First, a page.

I think slicing into smaller chunks is just a way (it should really be standard) to avoid murphy, i.e. when DRS moves all "iops-eating" VMs on the same host (DRS does no really base itself on iops/disk speed right?) and you got a big fat TCP stream in a result.

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    1. Slicing the elephant is a solution to the problem assuming the slices are small enough ;)

      Every solution to a problem or even theory (including Newton mechanics, relativity or quantum mechanics) _usually_ works best under a reasonable set of assumptions (in our case, many small flows) and breaks down at border conditions (black holes etc.). It's thus important to know (A) when you're violating the assumptions and (B) how often those assumptions are violated.

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    2. I totally agree with that Ivan, it's more likely in a big cloud (as openstack tends to be made for) that this usecase will happen.

      What I meant was more in a case of "per-vm-NFS/iSCSI-flow" implementation of VMware in a SMB cloud for example, you wont get a real profit with this technique.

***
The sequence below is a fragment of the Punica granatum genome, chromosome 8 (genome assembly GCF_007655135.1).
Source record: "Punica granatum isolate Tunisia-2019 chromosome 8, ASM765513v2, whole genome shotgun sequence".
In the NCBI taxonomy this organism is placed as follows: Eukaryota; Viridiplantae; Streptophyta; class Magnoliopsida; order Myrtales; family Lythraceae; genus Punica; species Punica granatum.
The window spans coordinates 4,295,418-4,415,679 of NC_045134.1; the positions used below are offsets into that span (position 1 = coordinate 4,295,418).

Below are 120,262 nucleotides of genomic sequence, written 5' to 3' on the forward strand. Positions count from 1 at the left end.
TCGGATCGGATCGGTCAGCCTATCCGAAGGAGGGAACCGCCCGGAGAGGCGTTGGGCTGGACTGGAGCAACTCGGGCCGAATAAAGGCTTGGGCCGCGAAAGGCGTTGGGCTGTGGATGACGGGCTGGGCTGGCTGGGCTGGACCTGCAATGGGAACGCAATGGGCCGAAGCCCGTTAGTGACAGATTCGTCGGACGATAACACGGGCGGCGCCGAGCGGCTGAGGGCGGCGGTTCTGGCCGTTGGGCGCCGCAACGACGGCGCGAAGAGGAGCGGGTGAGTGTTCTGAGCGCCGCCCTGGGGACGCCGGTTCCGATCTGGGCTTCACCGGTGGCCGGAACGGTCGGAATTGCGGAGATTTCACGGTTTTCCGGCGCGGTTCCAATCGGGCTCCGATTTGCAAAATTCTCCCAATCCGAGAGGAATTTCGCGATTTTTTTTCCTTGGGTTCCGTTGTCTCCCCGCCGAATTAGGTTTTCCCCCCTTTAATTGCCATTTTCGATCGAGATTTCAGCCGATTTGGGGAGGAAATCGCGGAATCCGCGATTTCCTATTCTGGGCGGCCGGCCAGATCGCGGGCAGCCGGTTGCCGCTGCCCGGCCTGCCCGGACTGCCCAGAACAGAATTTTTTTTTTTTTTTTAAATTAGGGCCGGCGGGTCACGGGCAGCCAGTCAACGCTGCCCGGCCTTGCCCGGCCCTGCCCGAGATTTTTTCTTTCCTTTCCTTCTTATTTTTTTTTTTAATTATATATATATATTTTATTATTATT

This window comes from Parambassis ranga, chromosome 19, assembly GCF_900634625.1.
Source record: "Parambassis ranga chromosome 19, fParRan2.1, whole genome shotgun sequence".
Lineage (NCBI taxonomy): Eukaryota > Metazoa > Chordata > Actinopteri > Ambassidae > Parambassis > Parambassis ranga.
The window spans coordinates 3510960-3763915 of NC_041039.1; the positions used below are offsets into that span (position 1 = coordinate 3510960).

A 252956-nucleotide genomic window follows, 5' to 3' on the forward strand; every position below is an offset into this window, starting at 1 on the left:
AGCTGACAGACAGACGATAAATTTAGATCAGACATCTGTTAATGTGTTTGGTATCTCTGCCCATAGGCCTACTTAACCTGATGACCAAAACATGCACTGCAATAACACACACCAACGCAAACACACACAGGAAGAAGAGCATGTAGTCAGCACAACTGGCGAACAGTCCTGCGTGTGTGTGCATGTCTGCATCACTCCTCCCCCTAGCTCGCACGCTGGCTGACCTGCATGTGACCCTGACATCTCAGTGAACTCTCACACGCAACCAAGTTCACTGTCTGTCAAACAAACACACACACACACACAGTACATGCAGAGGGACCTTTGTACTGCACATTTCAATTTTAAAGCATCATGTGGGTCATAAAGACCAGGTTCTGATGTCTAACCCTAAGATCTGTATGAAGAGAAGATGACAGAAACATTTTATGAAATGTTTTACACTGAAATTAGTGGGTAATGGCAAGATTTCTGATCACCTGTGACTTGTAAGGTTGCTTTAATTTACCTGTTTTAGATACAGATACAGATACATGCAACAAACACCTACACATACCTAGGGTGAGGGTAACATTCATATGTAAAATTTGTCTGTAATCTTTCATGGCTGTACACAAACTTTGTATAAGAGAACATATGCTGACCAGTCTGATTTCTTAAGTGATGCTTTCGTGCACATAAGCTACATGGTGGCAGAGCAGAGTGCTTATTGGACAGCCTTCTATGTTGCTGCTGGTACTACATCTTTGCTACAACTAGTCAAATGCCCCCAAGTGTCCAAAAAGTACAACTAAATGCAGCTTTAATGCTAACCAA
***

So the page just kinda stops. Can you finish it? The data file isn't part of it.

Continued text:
But... at the end you're right, I think that would be a scenario for multipath I/O... :-)

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  6. An other solution is to integrate some networking into your NAS box like Coho Data (http://www.cohodata.com/) is doing. They put an Arista Switch between the servers and the NAS, present a single IP on the outside and do traffic steering on the switch using Openflow. A VM is running on the switch to do parts of the work

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    1. That solution (which, BTW, I totally like ;) solves the aggregate NAS bandwidth issue, but not the server-to-network issue.

      Also, keep in mind that Arista switches have pretty low number of flows, so you wouldn't be able to connect more than a few hundred servers to that solution (assuming only 2 sessions per server, not session-per-VM approach).

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    2. At least I'm not the only one who likes their solution :) But you're right, it does not solve the server-to-network issue.

      Although I haven't seen to many VM host that saturate a 40G link - which Coho does not support yet - but you might have come across some.

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  7. With which program you create this nice Pictures?

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    Replies
    1. http://blog.ipspace.net/2013/07/the-tools-that-i-use-drawings.html

      Delete